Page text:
Gene Silencing in Development (Drosophila)

Abstract

Gene silencing is required to stably repress genes, even after cell division, and most require a stable change in DNA or the proteins bound to the DNA of the silenced gene.

Keywords: chromatin; polycomb group; trithorax group; position‐effect variegation; telomeric silencing

Figure 1.

Role of polycomb group (PcG) mutations and polycomb group‐response elements (PREs). All figures show Drosophila embryos mounted with anterior to the left, and dorsal up. The line and the arrow mark the normal anterior boundary of ultrabithorax expression. Below each embryo are diagrams indicating whether endogenous gene or reporter construct is transcribed (dashed line) or repressed (box with cross), whether the parasegment‐specific enhancer (E) is activating the promoter (presence or absence of bent arrow), and whether the PcG complex is repressing (oval labelled PcG) or inactive (PcG obliterated). (a) Wild‐type late embryo, showing ultrabithorax expression obeying anterior boundary. The PcG complex represses in the anterior, but not the posterior part of the embryo. (b) PcG mutant embryo, showing that ultrabithorax is now expressed throughout the embryo. The PcG complex is inactive throughout the embryo. (c) Earlier embryo, showing a lacZ reporter gene under the regulation of an enhancer and a PRE. Reporter expression obeys the anterior boundary. (d) Earlier embryo showing expression of a lacZ reporter gene in either a PcG mutant (top line of diagram) or in the absence of a PRE (bottom line of diagram). The reporter is expressed anterior to the boundary because there is no PRE, or because there is no functional PcG complex.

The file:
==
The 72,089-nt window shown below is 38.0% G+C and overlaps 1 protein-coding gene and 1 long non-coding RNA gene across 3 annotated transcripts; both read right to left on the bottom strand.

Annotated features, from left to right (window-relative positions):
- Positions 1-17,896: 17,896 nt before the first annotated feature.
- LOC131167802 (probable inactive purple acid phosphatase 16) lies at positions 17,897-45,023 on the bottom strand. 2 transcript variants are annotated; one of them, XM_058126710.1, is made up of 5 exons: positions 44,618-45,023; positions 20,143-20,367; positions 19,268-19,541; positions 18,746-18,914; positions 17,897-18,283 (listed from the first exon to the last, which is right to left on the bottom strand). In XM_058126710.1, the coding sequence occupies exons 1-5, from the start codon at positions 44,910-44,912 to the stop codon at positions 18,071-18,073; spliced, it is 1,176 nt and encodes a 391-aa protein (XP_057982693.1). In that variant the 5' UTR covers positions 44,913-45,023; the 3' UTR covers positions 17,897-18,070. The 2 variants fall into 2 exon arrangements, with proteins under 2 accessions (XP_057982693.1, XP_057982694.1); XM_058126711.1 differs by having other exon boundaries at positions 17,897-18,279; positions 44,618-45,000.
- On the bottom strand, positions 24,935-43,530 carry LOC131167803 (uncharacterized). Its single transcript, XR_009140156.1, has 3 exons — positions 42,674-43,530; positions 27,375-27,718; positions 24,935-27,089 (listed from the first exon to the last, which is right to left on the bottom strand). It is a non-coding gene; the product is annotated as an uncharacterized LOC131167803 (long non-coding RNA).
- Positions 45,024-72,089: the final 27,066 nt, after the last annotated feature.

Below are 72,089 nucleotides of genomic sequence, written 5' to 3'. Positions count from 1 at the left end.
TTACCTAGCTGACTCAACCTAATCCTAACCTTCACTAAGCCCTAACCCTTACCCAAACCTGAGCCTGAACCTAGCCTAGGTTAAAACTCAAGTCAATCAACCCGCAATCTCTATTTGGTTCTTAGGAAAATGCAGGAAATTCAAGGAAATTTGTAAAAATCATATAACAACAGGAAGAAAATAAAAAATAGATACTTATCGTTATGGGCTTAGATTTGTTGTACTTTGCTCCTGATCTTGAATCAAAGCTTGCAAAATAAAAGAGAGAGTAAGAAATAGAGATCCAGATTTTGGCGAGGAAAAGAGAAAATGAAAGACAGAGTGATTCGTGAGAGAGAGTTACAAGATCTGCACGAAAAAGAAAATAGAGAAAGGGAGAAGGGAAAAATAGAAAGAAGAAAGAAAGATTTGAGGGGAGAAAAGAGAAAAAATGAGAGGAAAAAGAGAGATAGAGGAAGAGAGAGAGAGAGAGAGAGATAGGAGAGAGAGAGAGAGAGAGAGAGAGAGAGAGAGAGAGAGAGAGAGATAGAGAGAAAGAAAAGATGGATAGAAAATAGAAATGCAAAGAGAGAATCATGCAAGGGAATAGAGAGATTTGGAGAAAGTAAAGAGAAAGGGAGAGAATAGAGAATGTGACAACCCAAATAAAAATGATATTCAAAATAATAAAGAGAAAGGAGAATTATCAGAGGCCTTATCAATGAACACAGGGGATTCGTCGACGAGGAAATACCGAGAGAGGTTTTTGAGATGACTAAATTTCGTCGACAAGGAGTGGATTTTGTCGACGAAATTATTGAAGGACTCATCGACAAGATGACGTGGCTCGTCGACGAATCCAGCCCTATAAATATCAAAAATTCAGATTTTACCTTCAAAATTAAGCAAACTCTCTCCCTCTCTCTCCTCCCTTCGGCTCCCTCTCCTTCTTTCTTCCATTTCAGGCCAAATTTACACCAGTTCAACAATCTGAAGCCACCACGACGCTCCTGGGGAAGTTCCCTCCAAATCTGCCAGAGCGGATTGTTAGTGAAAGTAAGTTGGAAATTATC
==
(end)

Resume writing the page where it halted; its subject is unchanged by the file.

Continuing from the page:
Figure 2.

Models of polycomb group (PcG) function. (a) Heterochromatic model. Heterochromatin spreads from the PcG‐response element (PRE), rendering the enhancer (E) and promoter (P) of the ultrabithorax (Ubx) gene inaccessible to transcription factors. (b) Compartmentalization model. The hypothesis is that PcG proteins can restrict target loci to a compartment(s) that are not permissive for transcription. On the left, the Ubx locus is in a nuclear compartment that is permissive for transcription, and the PcG complex is not functional (oval with PcG obliterated). On the right, the Ubx locus is in a nuclear compartment that is not permissive for transcription. The PcG complex is functional (oval with PcG legible), and the Ubx locus is not transcribed (box enclosing a cross). (c) Inhibition of transcription initiation. The PcG complex prevents activity or binding of the RNA polymerase II holoenzyme, or of factors necessary for its activity. (d) Looping model. Interactions between PcG complexes at multiple PcG‐binding sites cause DNA to be looped out, preventing interaction between the enhancer (E) and the promoter (P).

Figure 3.

Models of polycomb group/trithorax group (PcG/trxG) interaction. (a) Binding site competition model. Binding of PcG proteins prevent binding of trxG proteins, so ultrabithorax (Ubx) gene is inactivated (box enclosing cross). (b) Competition at the regulatory DNA model. Both PcG and trxG proteins can occupy regulatory DNA, but only one complex is active, either because PcG proteins inactivate trxG (oval with trxG obliterated) or because there is competition for a limiting factor. (c) Cooperative model. PcG and trxG proteins are needed for activation and repression.

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References

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How to Cite close
Brock, Hugh W, and Milne, Thomas A(Apr 2001) Gene Silencing in Development (Drosophila). In: eLS. John Wiley & Sons Ltd, Chichester. http://www.els.net [doi: 10.1038/npg.els.0001201]